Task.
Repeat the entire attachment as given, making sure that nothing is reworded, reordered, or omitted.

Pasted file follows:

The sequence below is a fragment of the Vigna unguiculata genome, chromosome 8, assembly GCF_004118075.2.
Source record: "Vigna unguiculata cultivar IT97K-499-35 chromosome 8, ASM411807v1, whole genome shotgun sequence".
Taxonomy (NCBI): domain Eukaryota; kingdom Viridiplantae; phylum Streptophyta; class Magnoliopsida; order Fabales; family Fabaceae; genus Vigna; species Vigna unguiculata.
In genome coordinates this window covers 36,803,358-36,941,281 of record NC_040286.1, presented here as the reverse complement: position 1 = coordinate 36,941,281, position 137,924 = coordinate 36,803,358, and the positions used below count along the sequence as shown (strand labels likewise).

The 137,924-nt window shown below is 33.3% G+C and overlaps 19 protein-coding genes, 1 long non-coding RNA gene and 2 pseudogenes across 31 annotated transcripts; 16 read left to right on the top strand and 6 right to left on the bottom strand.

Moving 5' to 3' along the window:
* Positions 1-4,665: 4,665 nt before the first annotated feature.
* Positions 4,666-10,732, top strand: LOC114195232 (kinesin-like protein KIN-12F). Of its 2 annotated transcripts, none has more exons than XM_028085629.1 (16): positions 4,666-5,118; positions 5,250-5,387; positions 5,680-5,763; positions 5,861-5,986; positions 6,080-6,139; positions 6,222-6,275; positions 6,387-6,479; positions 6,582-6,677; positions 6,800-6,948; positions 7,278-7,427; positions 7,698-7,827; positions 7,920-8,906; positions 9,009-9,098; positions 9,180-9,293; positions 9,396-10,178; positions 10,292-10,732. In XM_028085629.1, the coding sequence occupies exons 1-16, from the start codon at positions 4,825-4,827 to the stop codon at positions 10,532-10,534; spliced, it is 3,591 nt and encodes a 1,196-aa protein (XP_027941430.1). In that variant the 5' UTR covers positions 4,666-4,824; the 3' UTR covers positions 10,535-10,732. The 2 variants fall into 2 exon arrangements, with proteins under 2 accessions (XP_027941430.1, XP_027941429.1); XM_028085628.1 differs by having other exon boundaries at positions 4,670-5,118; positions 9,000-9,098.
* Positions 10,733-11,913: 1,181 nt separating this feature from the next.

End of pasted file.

The sequence below is a fragment of the Vigna unguiculata genome, chromosome 8, assembly GCF_004118075.2.
Source record: "Vigna unguiculata cultivar IT97K-499-35 chromosome 8, ASM411807v1, whole genome shotgun sequence".
Taxonomy (NCBI): domain Eukaryota; kingdom Viridiplantae; phylum Streptophyta; class Magnoliopsida; order Fabales; family Fabaceae; genus Vigna; species Vigna unguiculata.
In genome coordinates this window covers 36,803,358-36,941,281 of record NC_040286.1, presented here as the reverse complement: position 1 = coordinate 36,941,281, position 137,924 = coordinate 36,803,358, and the positions used below count along the sequence as shown (strand labels likewise).

The 137,924-nt window shown below is 33.3% G+C and overlaps 19 protein-coding genes, 1 long non-coding RNA gene and 2 pseudogenes across 31 annotated transcripts; 16 read left to right on the top strand and 6 right to left on the bottom strand.

Moving 5' to 3' along the window:
* Positions 1-4,665: 4,665 nt before the first annotated feature.
* Positions 4,666-10,732, top strand: LOC114195232 (kinesin-like protein KIN-12F). Of its 2 annotated transcripts, none has more exons than XM_028085629.1 (16): positions 4,666-5,118; positions 5,250-5,387; positions 5,680-5,763; positions 5,861-5,986; positions 6,080-6,139; positions 6,222-6,275; positions 6,387-6,479; positions 6,582-6,677; positions 6,800-6,948; positions 7,278-7,427; positions 7,698-7,827; positions 7,920-8,906; positions 9,009-9,098; positions 9,180-9,293; positions 9,396-10,178; positions 10,292-10,732. In XM_028085629.1, the coding sequence occupies exons 1-16, from the start codon at positions 4,825-4,827 to the stop codon at positions 10,532-10,534; spliced, it is 3,591 nt and encodes a 1,196-aa protein (XP_027941430.1). In that variant the 5' UTR covers positions 4,666-4,824; the 3' UTR covers positions 10,535-10,732. The 2 variants fall into 2 exon arrangements, with proteins under 2 accessions (XP_027941430.1, XP_027941429.1); XM_028085628.1 differs by having other exon boundaries at positions 4,670-5,118; positions 9,000-9,098.
* Positions 10,733-11,913: 1,181 nt separating this feature from the next.